It’s that time of year again where everyone seems to want to tap into their internal Nostradamus and make predictions for the upcoming year.
Often these prognosticators are given to wild speculation, predicting the healthcare equivalent of a future filled with flying cars. But when it comes to healthcare finance, it’s important for the predictions to be grounded in reality.
For example, it would be easy to predict this is the year value care or fee-for-value (FFV) in all its iterations begins to replace fee-for-service (FFS) as the dominant payment system. But it’s unlikely to happen for one simple reason: the soup is only half cooked. Nearly everything in healthcare takes time. And while the alignment of incentives to deliver high quality care at optimized costs is continuously, yet gradually improving, FFS remains much easier to administer. Payments for value can be highly complex.
With that in mind, there are several healthcare finance sub-trends I believe will make a significant impact on healthcare in 2020.
Here are four:
1. Self-pay solutions and analytics will play a bigger role in the healthcare finance ecosystem.
According to the Centers for Disease Control and Prevention (CDC), more than 45% of Americans aged 18-64 who have employer-based insurance now have high-deductible health plans (HDHPs). That percentage is expected to continue to grow over the next few years, which means providers and payers will need to have an atomic level understanding of the financial aspects of their patient/guarantor portfolios.
They will also need to get really good really fast at understanding how to get patients to pay “an affordable” share of cost. Affordability, propensity, and ability to pay all require deep segmentation and analytics. That understanding will come through advanced analytics, powered by data science and machine learning, designed to find the “sweet spot” of optimal payment/liquidity. Equally important is offering patients payment options that are most convenient including Venmo, PayPal, and other mobile payment platforms.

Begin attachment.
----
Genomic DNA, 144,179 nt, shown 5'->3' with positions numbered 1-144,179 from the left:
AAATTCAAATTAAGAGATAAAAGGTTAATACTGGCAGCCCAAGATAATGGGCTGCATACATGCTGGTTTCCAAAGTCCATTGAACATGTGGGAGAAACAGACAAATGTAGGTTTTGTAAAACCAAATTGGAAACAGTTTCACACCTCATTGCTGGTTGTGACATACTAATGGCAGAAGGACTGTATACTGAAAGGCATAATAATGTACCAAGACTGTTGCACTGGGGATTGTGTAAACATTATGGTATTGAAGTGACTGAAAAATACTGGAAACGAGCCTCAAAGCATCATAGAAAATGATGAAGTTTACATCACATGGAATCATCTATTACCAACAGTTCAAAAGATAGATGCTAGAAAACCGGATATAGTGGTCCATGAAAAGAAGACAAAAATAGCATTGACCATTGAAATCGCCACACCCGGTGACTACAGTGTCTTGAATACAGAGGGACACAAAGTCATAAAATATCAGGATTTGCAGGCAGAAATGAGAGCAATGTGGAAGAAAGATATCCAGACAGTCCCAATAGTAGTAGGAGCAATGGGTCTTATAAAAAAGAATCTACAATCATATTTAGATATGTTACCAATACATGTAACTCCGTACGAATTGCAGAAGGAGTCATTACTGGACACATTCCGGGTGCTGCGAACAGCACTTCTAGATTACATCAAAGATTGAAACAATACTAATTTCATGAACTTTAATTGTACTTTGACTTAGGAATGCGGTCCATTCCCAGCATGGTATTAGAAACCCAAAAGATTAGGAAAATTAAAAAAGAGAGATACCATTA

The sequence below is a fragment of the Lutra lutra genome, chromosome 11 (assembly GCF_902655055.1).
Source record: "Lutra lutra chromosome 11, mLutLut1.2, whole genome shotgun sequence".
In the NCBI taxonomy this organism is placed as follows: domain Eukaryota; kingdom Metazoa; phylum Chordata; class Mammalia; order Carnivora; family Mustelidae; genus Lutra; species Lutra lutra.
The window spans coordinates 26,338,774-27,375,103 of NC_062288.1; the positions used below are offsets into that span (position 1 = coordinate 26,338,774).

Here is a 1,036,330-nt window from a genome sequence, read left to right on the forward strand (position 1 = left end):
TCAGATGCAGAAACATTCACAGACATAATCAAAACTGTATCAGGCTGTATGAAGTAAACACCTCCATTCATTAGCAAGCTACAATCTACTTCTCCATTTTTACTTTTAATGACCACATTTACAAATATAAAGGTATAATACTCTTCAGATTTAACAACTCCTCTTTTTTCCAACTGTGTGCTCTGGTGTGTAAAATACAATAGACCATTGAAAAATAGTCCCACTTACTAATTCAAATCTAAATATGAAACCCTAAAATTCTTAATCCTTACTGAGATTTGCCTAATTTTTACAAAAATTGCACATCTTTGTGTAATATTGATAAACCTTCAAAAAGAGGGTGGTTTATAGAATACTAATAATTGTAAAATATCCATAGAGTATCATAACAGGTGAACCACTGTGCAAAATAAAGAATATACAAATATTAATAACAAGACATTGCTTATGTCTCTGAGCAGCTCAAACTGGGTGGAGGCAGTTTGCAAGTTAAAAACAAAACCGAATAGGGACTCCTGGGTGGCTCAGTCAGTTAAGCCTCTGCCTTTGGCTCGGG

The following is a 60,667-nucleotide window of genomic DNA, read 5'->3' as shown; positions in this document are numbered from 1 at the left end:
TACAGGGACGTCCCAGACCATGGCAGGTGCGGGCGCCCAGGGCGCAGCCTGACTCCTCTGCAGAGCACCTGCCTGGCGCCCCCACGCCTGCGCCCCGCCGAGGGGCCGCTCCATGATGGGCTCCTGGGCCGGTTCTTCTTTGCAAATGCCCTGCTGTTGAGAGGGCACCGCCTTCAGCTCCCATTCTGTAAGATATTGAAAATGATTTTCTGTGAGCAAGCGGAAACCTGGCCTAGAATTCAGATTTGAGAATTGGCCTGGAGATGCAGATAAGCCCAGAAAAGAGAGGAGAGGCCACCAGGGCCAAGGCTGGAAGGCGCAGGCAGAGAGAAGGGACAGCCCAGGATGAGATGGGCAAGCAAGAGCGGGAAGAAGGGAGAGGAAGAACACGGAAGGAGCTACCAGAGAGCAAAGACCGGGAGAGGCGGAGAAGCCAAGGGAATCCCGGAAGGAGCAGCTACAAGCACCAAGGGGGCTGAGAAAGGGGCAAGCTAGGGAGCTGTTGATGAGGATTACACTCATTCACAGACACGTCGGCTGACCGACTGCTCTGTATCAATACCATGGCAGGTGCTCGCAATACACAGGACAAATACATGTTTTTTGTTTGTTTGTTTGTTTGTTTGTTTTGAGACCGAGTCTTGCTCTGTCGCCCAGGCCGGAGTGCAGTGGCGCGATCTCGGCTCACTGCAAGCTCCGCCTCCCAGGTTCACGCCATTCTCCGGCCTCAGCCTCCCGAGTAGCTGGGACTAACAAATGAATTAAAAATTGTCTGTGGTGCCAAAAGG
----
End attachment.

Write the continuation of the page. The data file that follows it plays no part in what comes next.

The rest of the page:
Study after study indicates patients/guarantors want a clear, rational understanding of how much they owe and what options they have to pay it. The providers and payers who succeed will be the ones who can deliver clear and, dare I say, rational pricing in the eyes of the healthcare consumer/patient.
Providers and health plans must also understand as deductibles and coinsurance continue to go up, many patients are delaying or foregoing care due to the cost. That goes completely against the goals of value care, with its focus on long-term health outcomes.
Providers and payers will need analytics to determine how to help make healthcare affordable for all their populations. Providers in particular will need to develop payment plans that work and continue to make payment available simple and easy at the point of care/sale.
2. Denial Management will increasingly be driven by advanced analytics.
Denials are the bane, or supervillains, of healthcare providers’ existence. At any given time, as much as 40% of providers’ accounts receivable (A/R) portfolio is in some state of denial placing tremendous stress on full realization of net patient revenue. With more of a provider’s revenue already at-risk due to patient self-pay, it becomes more important than ever to avoid denials to the greatest extent possible. Especially given that only two-thirds of denials are recoverable but 90% are preventable.-Managed Healthcare Executive